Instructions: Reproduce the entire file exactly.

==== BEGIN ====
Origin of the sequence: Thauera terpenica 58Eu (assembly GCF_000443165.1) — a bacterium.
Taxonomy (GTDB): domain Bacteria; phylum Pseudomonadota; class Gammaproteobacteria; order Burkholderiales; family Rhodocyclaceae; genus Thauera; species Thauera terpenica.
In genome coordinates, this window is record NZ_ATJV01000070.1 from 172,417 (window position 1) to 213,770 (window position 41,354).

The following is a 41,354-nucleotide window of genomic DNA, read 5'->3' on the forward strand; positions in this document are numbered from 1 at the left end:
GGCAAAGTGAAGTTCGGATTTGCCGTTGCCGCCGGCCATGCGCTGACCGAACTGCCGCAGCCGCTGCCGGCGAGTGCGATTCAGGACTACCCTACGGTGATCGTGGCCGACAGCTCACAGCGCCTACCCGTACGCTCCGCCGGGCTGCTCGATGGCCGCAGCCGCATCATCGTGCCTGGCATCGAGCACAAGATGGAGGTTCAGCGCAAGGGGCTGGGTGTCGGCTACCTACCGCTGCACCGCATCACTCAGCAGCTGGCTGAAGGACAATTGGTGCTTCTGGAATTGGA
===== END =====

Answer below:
Origin of the sequence: Thauera terpenica 58Eu (assembly GCF_000443165.1) — a bacterium.
Taxonomy (GTDB): domain Bacteria; phylum Pseudomonadota; class Gammaproteobacteria; order Burkholderiales; family Rhodocyclaceae; genus Thauera; species Thauera terpenica.
In genome coordinates, this window is record NZ_ATJV01000070.1 from 172,417 (window position 1) to 213,770 (window position 41,354).

The following is a 41,354-nucleotide window of genomic DNA, read 5'->3' on the forward strand; positions in this document are numbered from 1 at the left end:
GGCAAAGTGAAGTTCGGATTTGCCGTTGCCGCCGGCCATGCGCTGACCGAACTGCCGCAGCCGCTGCCGGCGAGTGCGATTCAGGACTACCCTACGGTGATCGTGGCCGACAGCTCACAGCGCCTACCCGTACGCTCCGCCGGGCTGCTCGATGGCCGCAGCCGCATCATCGTGCCTGGCATCGAGCACAAGATGGAGGTTCAGCGCAAGGGGCTGGGTGTCGGCTACCTACCGCTGCACCGCATCACTCAGCAGCTGGCTGAAGGACAATTGGTGCTTCTGGAATTGGA